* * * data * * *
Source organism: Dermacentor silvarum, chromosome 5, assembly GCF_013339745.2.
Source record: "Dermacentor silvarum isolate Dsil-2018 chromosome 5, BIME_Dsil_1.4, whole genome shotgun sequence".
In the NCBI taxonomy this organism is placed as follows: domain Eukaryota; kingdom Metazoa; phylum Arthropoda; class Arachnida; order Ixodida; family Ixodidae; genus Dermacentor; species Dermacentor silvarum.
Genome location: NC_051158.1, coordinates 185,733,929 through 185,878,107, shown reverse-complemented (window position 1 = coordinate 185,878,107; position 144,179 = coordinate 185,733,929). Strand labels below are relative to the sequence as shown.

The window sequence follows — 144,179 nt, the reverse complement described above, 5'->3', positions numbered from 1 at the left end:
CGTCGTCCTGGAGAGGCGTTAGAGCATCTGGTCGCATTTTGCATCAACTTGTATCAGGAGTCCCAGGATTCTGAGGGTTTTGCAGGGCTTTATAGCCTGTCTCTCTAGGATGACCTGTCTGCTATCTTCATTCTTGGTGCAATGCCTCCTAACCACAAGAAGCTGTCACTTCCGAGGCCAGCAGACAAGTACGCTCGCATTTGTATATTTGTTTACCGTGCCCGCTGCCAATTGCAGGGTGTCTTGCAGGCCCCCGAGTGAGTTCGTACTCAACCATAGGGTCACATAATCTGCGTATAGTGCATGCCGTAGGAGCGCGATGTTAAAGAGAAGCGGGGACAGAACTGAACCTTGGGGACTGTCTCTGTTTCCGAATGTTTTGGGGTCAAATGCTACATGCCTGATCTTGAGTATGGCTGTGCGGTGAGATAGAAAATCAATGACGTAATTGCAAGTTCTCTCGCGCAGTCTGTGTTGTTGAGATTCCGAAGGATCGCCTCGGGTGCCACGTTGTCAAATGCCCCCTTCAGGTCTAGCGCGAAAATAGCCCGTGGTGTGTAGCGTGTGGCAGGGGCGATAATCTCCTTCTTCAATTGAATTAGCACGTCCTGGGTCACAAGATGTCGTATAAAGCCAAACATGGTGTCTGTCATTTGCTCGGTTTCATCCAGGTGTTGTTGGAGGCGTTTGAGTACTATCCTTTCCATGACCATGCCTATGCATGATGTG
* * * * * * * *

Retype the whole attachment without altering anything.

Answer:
Source organism: Dermacentor silvarum, chromosome 5, assembly GCF_013339745.2.
Source record: "Dermacentor silvarum isolate Dsil-2018 chromosome 5, BIME_Dsil_1.4, whole genome shotgun sequence".
In the NCBI taxonomy this organism is placed as follows: domain Eukaryota; kingdom Metazoa; phylum Arthropoda; class Arachnida; order Ixodida; family Ixodidae; genus Dermacentor; species Dermacentor silvarum.
Genome location: NC_051158.1, coordinates 185,733,929 through 185,878,107, shown reverse-complemented (window position 1 = coordinate 185,878,107; position 144,179 = coordinate 185,733,929). Strand labels below are relative to the sequence as shown.

The window sequence follows — 144,179 nt, the reverse complement described above, 5'->3', positions numbered from 1 at the left end:
CGTCGTCCTGGAGAGGCGTTAGAGCATCTGGTCGCATTTTGCATCAACTTGTATCAGGAGTCCCAGGATTCTGAGGGTTTTGCAGGGCTTTATAGCCTGTCTCTCTAGGATGACCTGTCTGCTATCTTCATTCTTGGTGCAATGCCTCCTAACCACAAGAAGCTGTCACTTCCGAGGCCAGCAGACAAGTACGCTCGCATTTGTATATTTGTTTACCGTGCCCGCTGCCAATTGCAGGGTGTCTTGCAGGCCCCCGAGTGAGTTCGTACTCAACCATAGGGTCACATAATCTGCGTATAGTGCATGCCGTAGGAGCGCGATGTTAAAGAGAAGCGGGGACAGAACTGAACCTTGGGGACTGTCTCTGTTTCCGAATGTTTTGGGGTCAAATGCTACATGCCTGATCTTGAGTATGGCTGTGCGGTGAGATAGAAAATCAATGACGTAATTGCAAGTTCTCTCGCGCAGTCTGTGTTGTTGAGATTCCGAAGGATCGCCTCGGGTGCCACGTTGTCAAATGCCCCCTTCAGGTCTAGCGCGAAAATAGCCCGTGGTGTGTAGCGTGTGGCAGGGGCGATAATCTCCTTCTTCAATTGAATTAGCACGTCCTGGGTCACAAGATGTCGTATAAAGCCAAACATGGTGTCTGTCATTTGCTCGGTTTCATCCAGGTGTTGTTGGAGGCGTTTGAGTACTATCCTTTCCATGACCATGCCTATGCATGATGTG